Is the "dumb blonde" stereotype more dye-ist than color-ist?
The Explainer takes on the "Dumb Blonde" stereotype and find that it predates the acquisitive Lorelei Lee by some decades: that the stereotype was rooted in the British music hall. But Juliet Lapidos makes another claim that's at least as persuasive:
It's possible to find traces of the dumb-blonde concept in the ancient world. Just like modern gentlemen, Romans valued blondness-they would dye their hair using goat's fat mixed with beechwood ashes or vinegar concoctions or saffron. But as Pitman has noted, earnest types associated hair-dying with vanity and lack of gravitas. The poet Propertius, for example, wrote: "All beauty is best as nature made it … . In hell below may many an ill befall that girl who stupidly dyes her hair with a false color!" So while he didn't connect blondness with idiocy exactly, he implied that women who wish to be blondes, and contrive to be blondes using artificial means, don't have much going on.As for why the dumb-blonde idea resonates-one idea is that it's basically Propertius' logic at work. It's a fairly well-known fact that few adults are naturally blond, and that many apparent blondes actually dye their hair. If you dye your hair you must be superficial or vapid, Q.E.D. There's also a theory, outlined in The Encyclopedia of Hair, that blondness connotes youth, since children are far more likely than adults to have naturally blond hair. Blondness, then, seems innocent but also naïve.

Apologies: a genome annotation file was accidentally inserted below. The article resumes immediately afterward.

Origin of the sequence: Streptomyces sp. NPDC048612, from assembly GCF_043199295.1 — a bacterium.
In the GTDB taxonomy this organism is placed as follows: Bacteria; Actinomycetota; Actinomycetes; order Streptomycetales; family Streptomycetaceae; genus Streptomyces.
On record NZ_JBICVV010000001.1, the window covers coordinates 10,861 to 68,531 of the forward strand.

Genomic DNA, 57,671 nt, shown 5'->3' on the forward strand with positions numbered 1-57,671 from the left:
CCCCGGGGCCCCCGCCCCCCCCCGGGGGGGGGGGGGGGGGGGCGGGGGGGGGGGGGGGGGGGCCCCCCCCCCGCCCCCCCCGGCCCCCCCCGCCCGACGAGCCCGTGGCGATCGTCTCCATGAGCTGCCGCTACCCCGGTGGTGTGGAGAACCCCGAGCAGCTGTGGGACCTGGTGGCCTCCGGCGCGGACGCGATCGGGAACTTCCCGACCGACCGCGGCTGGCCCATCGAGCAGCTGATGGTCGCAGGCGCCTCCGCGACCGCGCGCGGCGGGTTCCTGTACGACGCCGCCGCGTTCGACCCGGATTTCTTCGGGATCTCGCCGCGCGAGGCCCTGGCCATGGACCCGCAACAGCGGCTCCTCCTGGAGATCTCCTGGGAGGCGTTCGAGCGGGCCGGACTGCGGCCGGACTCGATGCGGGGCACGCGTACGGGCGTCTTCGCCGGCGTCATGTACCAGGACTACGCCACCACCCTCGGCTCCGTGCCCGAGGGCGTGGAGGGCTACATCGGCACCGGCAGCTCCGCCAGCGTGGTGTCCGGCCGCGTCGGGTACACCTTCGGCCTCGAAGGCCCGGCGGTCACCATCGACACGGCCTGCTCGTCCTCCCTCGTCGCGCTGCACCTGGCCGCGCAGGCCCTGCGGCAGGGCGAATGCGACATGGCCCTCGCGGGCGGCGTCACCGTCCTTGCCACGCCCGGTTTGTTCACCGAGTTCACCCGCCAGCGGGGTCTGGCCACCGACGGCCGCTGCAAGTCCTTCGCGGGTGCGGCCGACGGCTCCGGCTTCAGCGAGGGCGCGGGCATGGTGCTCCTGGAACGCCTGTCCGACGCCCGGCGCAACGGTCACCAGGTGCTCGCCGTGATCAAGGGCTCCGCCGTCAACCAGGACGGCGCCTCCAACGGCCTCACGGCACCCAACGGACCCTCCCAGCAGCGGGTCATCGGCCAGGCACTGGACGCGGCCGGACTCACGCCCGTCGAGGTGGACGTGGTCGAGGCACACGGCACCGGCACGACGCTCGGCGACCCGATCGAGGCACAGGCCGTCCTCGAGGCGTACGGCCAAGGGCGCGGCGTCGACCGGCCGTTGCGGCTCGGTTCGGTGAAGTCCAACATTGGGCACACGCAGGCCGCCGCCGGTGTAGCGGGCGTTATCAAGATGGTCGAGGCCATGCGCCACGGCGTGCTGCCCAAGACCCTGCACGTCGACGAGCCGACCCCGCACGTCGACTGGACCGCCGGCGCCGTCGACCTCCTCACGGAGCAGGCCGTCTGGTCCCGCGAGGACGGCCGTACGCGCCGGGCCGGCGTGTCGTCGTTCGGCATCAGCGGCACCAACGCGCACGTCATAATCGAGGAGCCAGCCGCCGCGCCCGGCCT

We know why people want to be blonde: it's rare in nature and, as the author mentions, it connotes youth. But it's interesting to think that "vanity" should be conflated over time with "stupidity." (This conflict between natural and dyed blonds is far from resolved.) Nowadays, blonde hair doesn't just mean vanity — a good dye-job and its upkeep is expensive, and that shows. As such, it's frequently poof positive of a certain kind of prosperity. Again, a far cry from "dumb," but the stereotypes persist!